IAC, the company that operates RealEstate.com and LendingTree, among other online businesses, on Tuesday announced net income of $16.7 million in fourth-quarter 2006, down 85.2 percent compared with net income of $113.1 million in fourth-quarter 2005.

The company had a $3.8 million loss in fourth-quarter 2006 operating income compared to operating income of $190.5 million in fourth-quarter 2005. IAC’s adjusted earnings per share rose to 67 cents for the fourth quarter, compared with 50 cents in fourth-quarter 2005.

Company revenue increased 7.8 percent in fourth-quarter 2006, rising to $1.82 billion, compared with $1.69 billion in fourth-quarter 2005, and operating income before amortization rose 0.3 percent to $267.6 million in the fourth quarter compared to the prior year’s fourth quarter.

The company reported that its lending revenue “was flat during a declining mortgage market,” while operating income for the company’s lending operations increased 63 percent in the fourth quarter compared to fourth-quarter 2005, rising to $14.1 million. Also, the company reported $17.2 million in operating income before amortization for lending operations in the fourth quarter, up 23 percent compared to fourth-quarter 2005.

Revenues for IAC real estate operations dropped 1 percent, from $14.6 million in fourth-quarter 2005 to $14.5 million in fourth-quarter 2006, while real estate operating income declined 22 percent to a loss of $6.9 million in fourth-quarter 2006. The company reported a loss of $5.4 million in operating income before amortization for real estate operations in the fourth quarter, down 88 percent compared to fourth-quarter 2005.

IAC reported that its lending close rates were lower in the fourth-quarter across all product categories compared to the prior year’s quarter.

“Revenue from purchase loans grew in the double digits, primarily due to strong growth at LendingTree Loans, while revenue from refinance mortgages grew in the low single digits and revenue from home equity loans decrease at a double-digit rate,” the company reported. “Profits grew, reflecting flat marketing expenses and lower overall operating expenses.”

Meanwhile, the company reported that revenue dropped slightly for the company’s real estate business “as fewer leads led to fewer closings at the broker and builder networks, partially offset by revenue from closings in the company-owned brokerage business, which was not in the prior-year results. Losses increased due primarily to increased costs associated with the geographical expansion of the brokerage business, now operating in eight markets, and higher costs related to the development and re-launch of the RealEstate.com Web site.”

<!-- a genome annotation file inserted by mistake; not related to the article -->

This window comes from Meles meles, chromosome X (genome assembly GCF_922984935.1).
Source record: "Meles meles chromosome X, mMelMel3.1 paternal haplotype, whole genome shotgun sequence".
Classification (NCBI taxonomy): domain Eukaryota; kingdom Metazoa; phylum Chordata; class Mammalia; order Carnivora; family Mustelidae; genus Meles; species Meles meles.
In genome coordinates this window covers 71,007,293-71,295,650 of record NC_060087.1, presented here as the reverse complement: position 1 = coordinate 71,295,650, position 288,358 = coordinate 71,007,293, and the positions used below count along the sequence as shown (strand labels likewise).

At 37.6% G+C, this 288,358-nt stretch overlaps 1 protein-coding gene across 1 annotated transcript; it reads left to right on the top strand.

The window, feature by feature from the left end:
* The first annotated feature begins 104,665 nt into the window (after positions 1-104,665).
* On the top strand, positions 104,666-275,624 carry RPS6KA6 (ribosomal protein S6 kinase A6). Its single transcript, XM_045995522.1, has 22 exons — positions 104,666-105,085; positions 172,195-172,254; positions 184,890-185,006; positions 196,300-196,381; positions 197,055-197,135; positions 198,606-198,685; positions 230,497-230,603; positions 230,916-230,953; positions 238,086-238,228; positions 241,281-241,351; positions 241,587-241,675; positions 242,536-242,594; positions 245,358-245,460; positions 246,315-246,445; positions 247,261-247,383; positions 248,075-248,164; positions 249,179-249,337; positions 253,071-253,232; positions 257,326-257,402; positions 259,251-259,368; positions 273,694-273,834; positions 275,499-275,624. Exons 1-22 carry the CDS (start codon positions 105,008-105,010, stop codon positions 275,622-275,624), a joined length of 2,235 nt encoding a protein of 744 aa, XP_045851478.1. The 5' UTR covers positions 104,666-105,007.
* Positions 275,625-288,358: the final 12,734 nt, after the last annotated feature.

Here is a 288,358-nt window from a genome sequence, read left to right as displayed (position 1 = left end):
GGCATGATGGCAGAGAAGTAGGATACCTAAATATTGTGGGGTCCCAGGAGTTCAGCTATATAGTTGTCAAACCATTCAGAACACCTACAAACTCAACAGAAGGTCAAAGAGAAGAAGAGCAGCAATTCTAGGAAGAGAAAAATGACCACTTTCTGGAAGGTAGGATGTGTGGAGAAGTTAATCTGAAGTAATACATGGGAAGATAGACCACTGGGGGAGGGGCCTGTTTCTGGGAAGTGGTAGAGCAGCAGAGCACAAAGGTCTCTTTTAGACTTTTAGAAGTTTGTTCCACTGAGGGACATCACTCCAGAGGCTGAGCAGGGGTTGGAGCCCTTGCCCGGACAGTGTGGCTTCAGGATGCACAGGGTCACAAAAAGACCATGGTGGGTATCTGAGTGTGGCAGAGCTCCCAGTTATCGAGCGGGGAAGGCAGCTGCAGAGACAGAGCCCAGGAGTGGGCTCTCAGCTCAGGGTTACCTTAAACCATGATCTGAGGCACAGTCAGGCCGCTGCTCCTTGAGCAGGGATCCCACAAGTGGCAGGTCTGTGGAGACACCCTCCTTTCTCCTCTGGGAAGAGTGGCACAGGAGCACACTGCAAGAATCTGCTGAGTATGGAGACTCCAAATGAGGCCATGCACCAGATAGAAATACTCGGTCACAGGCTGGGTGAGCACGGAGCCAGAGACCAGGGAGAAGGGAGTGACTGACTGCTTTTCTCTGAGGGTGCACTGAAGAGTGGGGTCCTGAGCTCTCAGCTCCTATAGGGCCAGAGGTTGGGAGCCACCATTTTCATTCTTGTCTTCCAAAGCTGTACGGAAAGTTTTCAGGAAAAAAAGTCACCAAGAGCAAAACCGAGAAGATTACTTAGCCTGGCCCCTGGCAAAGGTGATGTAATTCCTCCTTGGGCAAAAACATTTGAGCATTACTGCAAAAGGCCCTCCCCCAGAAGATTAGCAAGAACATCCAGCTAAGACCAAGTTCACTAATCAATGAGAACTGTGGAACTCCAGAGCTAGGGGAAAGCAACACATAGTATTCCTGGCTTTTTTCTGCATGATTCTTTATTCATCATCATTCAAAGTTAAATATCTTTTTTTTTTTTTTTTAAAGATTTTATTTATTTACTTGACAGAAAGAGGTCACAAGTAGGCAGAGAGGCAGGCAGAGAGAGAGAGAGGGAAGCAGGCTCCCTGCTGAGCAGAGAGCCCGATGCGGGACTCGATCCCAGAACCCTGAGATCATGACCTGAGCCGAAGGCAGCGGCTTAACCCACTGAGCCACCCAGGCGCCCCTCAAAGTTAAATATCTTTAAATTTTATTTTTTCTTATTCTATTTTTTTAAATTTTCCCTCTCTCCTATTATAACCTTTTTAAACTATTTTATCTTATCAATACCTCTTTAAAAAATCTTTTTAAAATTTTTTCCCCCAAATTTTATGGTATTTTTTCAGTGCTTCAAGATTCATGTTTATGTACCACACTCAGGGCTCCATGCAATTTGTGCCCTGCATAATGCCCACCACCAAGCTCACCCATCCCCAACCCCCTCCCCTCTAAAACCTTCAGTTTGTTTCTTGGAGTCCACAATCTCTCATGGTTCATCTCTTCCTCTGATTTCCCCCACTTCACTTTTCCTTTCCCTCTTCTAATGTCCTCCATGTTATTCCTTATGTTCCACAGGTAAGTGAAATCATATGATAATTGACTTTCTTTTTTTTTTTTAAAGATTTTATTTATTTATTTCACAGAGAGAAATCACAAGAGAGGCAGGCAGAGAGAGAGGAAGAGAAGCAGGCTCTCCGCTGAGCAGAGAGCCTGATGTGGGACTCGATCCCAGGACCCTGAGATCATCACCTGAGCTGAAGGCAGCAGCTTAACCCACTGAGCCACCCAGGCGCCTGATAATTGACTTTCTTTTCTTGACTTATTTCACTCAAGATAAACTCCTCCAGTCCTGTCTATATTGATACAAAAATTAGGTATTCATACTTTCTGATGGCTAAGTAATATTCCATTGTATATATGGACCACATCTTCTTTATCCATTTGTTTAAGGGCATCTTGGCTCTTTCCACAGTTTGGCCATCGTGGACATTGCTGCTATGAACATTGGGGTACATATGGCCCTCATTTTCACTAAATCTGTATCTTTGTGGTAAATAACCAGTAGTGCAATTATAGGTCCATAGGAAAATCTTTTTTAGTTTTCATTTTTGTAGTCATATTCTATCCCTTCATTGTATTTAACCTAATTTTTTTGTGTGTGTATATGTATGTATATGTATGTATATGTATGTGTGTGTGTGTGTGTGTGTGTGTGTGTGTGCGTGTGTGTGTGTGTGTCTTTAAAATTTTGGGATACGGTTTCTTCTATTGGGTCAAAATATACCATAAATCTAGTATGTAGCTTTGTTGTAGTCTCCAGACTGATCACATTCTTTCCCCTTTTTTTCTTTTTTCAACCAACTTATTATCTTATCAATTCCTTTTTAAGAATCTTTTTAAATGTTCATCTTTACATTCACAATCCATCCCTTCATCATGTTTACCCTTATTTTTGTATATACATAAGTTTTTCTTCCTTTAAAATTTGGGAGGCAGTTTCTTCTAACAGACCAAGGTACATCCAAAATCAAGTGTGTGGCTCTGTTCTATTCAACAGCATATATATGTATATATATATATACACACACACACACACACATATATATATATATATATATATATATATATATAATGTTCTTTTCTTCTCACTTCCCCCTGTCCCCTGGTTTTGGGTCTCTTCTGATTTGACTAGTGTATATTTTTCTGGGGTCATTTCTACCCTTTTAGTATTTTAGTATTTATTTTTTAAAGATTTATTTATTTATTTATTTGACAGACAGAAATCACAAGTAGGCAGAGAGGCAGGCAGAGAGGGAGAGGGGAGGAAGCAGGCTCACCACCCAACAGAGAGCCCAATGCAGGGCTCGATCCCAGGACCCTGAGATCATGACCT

Real estate closings dropped from 3,200 units in fourth-quarter 2005 to 2,900 units in fourth-quarter 2006, while the dollar volume in real estate closings fell from $798 million in fourth-quarter 2005 to $729 million in fourth-quarter 2006.

And in the lending division, the company reported 60,100 loan closings in fourth-quarter 2006, down 16 percent from 71,900 in fourth-quarter 2005. The closings were worth $7.6 billion in fourth-quarter 2006, down 18 percent compared with $9.2 billion in fourth-quarter 2005. Loan closing statistics include loans closed by outside lenders that participate in the LendingTree exchange and those closed directly by LendingTree Loans.

For the full fiscal year in 2006, IAC reported net income of $192.6 million across all lines of business, a 77.8 percent drop compared with $868.2 billion in 2005. Revenue in 2006 increased 15.9 percent to $6.28 billion compared to the prior year.

Free cash flow generated during the 12 months of 2006 was $542 million, with $814 million in net cash provided by operating activities, the company reported, while the company’s operating income dropped 25.7 percent to $253.4 million in fiscal year 2006 compared to the prior year.

And according to generally accepted accounting principals, the company’s diluted earnings per share for the fourth quarter was 5 cents, compared with 33 cents for fourth-quarter 2005, and the diluted earnings per share was 60 cents for the full fiscal year in 2006, down from $2.46 for the full fiscal year in 2005.

IAC Chairman and CEO Barry Diller said in a statement, “As we mature, as a conglomerate of interrelated businesses, some start up, some making their way and some already established with leading positions, we will more and more accentuate the two key areas we believe most keenly demonstrate our value — free cash flow generation and earnings per share (adjusted). Our 2006 figures demonstrate our ability to drive those metrics that matter most to value creation. While everything metric counts, you will find these leading indicators will become first among equals in our future reporting and commentary.”

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